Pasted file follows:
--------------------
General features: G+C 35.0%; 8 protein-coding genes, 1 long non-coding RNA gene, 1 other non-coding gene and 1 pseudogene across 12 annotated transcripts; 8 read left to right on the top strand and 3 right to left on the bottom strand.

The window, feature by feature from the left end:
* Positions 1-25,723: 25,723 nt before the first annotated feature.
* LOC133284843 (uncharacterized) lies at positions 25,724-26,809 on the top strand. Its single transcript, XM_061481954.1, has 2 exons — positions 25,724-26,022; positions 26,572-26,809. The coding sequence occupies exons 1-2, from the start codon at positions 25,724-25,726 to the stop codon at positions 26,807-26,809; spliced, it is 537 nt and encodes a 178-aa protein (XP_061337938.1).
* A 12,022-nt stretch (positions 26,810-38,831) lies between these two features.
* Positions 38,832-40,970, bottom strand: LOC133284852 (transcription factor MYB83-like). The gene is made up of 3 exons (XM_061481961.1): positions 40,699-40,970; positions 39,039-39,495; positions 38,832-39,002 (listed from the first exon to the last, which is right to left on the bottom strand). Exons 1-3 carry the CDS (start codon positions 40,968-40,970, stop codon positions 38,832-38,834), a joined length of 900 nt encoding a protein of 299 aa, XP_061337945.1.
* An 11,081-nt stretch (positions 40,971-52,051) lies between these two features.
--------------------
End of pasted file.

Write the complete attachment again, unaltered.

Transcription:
General features: G+C 35.0%; 8 protein-coding genes, 1 long non-coding RNA gene, 1 other non-coding gene and 1 pseudogene across 12 annotated transcripts; 8 read left to right on the top strand and 3 right to left on the bottom strand.

The window, feature by feature from the left end:
* Positions 1-25,723: 25,723 nt before the first annotated feature.
* LOC133284843 (uncharacterized) lies at positions 25,724-26,809 on the top strand. Its single transcript, XM_061481954.1, has 2 exons — positions 25,724-26,022; positions 26,572-26,809. The coding sequence occupies exons 1-2, from the start codon at positions 25,724-25,726 to the stop codon at positions 26,807-26,809; spliced, it is 537 nt and encodes a 178-aa protein (XP_061337938.1).
* A 12,022-nt stretch (positions 26,810-38,831) lies between these two features.
* Positions 38,832-40,970, bottom strand: LOC133284852 (transcription factor MYB83-like). The gene is made up of 3 exons (XM_061481961.1): positions 40,699-40,970; positions 39,039-39,495; positions 38,832-39,002 (listed from the first exon to the last, which is right to left on the bottom strand). Exons 1-3 carry the CDS (start codon positions 40,968-40,970, stop codon positions 38,832-38,834), a joined length of 900 nt encoding a protein of 299 aa, XP_061337945.1.
* An 11,081-nt stretch (positions 40,971-52,051) lies between these two features.